Transcripts from demagnetized tapes – Vol. 1

Transcripts from demagnetized tapes, Vol. 1, foreword by Sloan De Villo, LN 2021, ISBN 979-8688757347 [Asemic-Concrete-Eng]
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Asemic writing and visual poetry are inherently connected, and the relationship is symbiotic. Thus it is not at all surprising that typewriter-generated concrete poetry (ironically considered by some to be obsolete) is re-emerging in new forms and with considerable vitality in the asemic writing movement.
Federico Federici is one of the master practitioners of this interesting sub-genre. (He is also contributing to my long-held theory of Neo-Concretism.) That contemporary asemic writers and artists should benefit from the triumphs of the “Golden Age” of concrete poetry is, after all, an indication of healthy cultural evolution: a balance of tradition and the iconoclastic.
Working in the context of concrete poetry, Federico Federici uses type-overs (as well as some calligraphy) to generate asemic symbols and structures. I believe this is one of the most promising possibilities for the use of concrete poetry in the asemic realm: The generation of symbols and structures.
Federici also interjects words – mostly nouns – to allow for some degree of “reading” and association. A nature theme emerges: “TREE,” “weed,” “wood,” “leaf,” “deer,” “stone,” etc. The work can be read, but not strictly in a conventional sense. For instance, traditional syntax is lacking yet the sign-system is intact for individual words. Poetically, the work presents a severely fractured pastoral lyric that is neither highly Romanticized nor parodied.
The typewritten structure suggests linearity; however, I believe the piece requires a “depth-of-field” reading. (Both asemics and vispo require new kinds of reading.) One is directed to look into and through the dense layering (not across).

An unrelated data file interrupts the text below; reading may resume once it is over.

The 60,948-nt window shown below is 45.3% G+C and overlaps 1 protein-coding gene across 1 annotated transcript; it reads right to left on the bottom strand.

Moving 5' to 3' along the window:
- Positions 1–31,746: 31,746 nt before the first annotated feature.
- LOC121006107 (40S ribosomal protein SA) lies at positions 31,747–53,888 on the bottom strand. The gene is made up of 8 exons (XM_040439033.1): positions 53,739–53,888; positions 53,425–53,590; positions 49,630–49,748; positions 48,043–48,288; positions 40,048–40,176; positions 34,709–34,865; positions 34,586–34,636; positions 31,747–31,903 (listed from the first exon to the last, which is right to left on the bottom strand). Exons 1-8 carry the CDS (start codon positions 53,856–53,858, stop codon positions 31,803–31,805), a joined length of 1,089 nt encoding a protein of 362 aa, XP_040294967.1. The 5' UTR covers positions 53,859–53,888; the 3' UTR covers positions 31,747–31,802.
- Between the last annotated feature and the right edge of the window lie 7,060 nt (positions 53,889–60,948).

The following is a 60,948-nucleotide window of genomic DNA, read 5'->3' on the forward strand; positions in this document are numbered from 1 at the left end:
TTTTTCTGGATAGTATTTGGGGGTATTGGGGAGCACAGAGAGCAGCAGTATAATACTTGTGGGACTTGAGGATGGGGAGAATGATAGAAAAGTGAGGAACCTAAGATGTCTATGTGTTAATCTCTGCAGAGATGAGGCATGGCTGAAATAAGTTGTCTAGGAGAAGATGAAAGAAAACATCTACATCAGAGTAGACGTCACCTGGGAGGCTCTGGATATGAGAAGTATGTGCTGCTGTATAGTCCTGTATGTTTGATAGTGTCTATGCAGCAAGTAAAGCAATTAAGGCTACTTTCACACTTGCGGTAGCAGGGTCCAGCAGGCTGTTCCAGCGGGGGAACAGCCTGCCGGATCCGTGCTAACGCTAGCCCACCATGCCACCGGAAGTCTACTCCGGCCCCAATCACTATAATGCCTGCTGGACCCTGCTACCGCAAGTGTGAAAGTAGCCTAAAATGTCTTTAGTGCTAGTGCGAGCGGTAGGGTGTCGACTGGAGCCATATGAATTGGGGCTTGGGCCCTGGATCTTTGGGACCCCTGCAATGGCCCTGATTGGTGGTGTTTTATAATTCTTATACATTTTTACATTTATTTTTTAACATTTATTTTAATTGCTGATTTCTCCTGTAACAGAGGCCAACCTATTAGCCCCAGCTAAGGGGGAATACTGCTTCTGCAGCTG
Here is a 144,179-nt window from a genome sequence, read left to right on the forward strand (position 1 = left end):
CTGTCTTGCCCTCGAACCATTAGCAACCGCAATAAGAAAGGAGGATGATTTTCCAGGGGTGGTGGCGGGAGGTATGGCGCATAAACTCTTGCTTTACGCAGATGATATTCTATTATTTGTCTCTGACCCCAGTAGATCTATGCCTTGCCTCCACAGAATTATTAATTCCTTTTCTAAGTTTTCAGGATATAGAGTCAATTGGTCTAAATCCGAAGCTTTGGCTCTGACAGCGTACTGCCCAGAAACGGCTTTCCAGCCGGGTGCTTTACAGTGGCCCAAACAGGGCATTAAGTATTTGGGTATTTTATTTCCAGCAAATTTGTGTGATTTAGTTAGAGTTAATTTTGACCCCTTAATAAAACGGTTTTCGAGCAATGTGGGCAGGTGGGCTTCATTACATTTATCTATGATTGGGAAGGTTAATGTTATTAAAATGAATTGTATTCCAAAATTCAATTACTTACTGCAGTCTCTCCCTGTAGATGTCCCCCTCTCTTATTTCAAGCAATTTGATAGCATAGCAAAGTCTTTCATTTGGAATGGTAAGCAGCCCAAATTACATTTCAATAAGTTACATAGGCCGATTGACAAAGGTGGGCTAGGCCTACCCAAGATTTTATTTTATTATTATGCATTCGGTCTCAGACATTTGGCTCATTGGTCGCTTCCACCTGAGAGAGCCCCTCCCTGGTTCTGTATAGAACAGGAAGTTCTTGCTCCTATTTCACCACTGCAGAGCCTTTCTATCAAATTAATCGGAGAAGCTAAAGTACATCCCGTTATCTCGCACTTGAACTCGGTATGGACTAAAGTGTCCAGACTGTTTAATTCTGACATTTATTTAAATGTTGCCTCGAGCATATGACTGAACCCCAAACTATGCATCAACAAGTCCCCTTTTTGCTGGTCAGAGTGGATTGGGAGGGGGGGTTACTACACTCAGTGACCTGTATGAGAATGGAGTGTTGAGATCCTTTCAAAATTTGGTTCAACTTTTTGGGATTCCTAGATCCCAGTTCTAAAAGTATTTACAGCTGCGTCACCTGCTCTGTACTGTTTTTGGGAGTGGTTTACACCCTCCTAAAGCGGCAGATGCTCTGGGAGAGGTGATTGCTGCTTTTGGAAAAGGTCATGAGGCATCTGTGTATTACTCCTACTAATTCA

Federici’s asemic-concrete composition implies, I believe, that a “text” is a dense field of accumulated meanings. Meanings can be distorted, obscured or disrupted by others. Emotional response competes with rationality. Linear (conventional) reading is misreading and misleading. True understanding of the text involves seeing into its depth and layers of possibility. The play of these layers of meaning, in turn, creates new meanings. Federici’s work, indeed, uses a randomness principle. The precise geometry of concrete poetry obscures the randomness and creates a deconstructive tension in the work.
The asemic text demands a new kind of “reading” and finding meaning. Federico Federici’s work helps open new possibilities.

Sloan De Villo

Die Leere Mitte – Issue 9

In this issue: Howie Good, Daniel P. Barbare, Charles Wilkinson, Sam Wilson Fletcher, Connor Orrico, Gale Acuff, John Grey, Mark Antony Rossi, Cecelia Chapman, Mario José Cervantes.

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Edited in Berlin by Horst Berger and Federico Federici.

Getting Sorted – Hartmut Abendschein

1.
Anthers of Saffron Crocus.   Zircon.

Spots on Largs Wings of Tyger Moth. Breast of Pochard Duck.   Back of Petals of Purple Hepatica.  Yenite Mica

Rhynchites Nitens   Back of the Christmas Rose.   Yellow Orpiment.

Egg of largest Blue bottle or Flesh Fly.   Back of the Petals of Blue Hepatica.   Wood Tin.

Back of Tussilage Leaves.  Uran Mica.
Water Ousel. Breast and upper Part of Back of Water Hen.   Back Parts of Gentian Flower.   Uran Mica.

Bark of Ash Tree.  Turquois, Flour Spar.

Berry of Deadly Night Shade Sulphur

Die Leere Mitte, Random Access Series 3½ Berlin, 2019.
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